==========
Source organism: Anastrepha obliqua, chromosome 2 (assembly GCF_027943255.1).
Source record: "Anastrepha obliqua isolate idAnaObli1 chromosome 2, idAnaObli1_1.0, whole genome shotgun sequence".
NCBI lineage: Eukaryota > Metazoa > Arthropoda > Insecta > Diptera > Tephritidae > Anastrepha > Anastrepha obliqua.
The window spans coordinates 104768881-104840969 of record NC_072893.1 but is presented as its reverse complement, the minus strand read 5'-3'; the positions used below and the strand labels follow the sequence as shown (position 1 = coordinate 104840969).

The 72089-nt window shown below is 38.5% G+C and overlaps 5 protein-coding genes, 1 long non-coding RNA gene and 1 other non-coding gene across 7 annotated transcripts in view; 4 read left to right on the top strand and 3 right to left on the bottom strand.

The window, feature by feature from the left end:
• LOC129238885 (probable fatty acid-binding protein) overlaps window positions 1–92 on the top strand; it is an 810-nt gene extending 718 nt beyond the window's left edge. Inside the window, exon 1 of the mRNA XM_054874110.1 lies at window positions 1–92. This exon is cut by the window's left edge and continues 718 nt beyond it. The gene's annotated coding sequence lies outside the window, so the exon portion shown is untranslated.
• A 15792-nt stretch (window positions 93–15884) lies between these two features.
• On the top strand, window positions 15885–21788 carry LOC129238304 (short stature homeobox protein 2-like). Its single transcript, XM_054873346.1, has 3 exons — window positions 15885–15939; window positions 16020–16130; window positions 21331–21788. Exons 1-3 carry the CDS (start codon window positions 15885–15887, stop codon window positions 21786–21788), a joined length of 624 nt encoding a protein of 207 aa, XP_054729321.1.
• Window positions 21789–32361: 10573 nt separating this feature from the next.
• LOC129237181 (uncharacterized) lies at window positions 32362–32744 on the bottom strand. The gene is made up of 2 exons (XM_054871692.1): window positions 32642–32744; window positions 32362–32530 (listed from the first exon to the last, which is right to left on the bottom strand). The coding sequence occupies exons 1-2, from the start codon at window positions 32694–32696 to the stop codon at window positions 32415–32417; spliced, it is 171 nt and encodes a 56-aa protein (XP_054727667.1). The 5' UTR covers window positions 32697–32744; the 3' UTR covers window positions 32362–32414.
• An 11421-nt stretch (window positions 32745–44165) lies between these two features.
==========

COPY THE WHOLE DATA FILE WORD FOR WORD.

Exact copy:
Source organism: Anastrepha obliqua, chromosome 2 (assembly GCF_027943255.1).
Source record: "Anastrepha obliqua isolate idAnaObli1 chromosome 2, idAnaObli1_1.0, whole genome shotgun sequence".
NCBI lineage: Eukaryota > Metazoa > Arthropoda > Insecta > Diptera > Tephritidae > Anastrepha > Anastrepha obliqua.
The window spans coordinates 104768881-104840969 of record NC_072893.1 but is presented as its reverse complement, the minus strand read 5'-3'; the positions used below and the strand labels follow the sequence as shown (position 1 = coordinate 104840969).

The 72089-nt window shown below is 38.5% G+C and overlaps 5 protein-coding genes, 1 long non-coding RNA gene and 1 other non-coding gene across 7 annotated transcripts in view; 4 read left to right on the top strand and 3 right to left on the bottom strand.

The window, feature by feature from the left end:
• LOC129238885 (probable fatty acid-binding protein) overlaps window positions 1–92 on the top strand; it is an 810-nt gene extending 718 nt beyond the window's left edge. Inside the window, exon 1 of the mRNA XM_054874110.1 lies at window positions 1–92. This exon is cut by the window's left edge and continues 718 nt beyond it. The gene's annotated coding sequence lies outside the window, so the exon portion shown is untranslated.
• A 15792-nt stretch (window positions 93–15884) lies between these two features.
• On the top strand, window positions 15885–21788 carry LOC129238304 (short stature homeobox protein 2-like). Its single transcript, XM_054873346.1, has 3 exons — window positions 15885–15939; window positions 16020–16130; window positions 21331–21788. Exons 1-3 carry the CDS (start codon window positions 15885–15887, stop codon window positions 21786–21788), a joined length of 624 nt encoding a protein of 207 aa, XP_054729321.1.
• Window positions 21789–32361: 10573 nt separating this feature from the next.
• LOC129237181 (uncharacterized) lies at window positions 32362–32744 on the bottom strand. The gene is made up of 2 exons (XM_054871692.1): window positions 32642–32744; window positions 32362–32530 (listed from the first exon to the last, which is right to left on the bottom strand). The coding sequence occupies exons 1-2, from the start codon at window positions 32694–32696 to the stop codon at window positions 32415–32417; spliced, it is 171 nt and encodes a 56-aa protein (XP_054727667.1). The 5' UTR covers window positions 32697–32744; the 3' UTR covers window positions 32362–32414.
• An 11421-nt stretch (window positions 32745–44165) lies between these two features.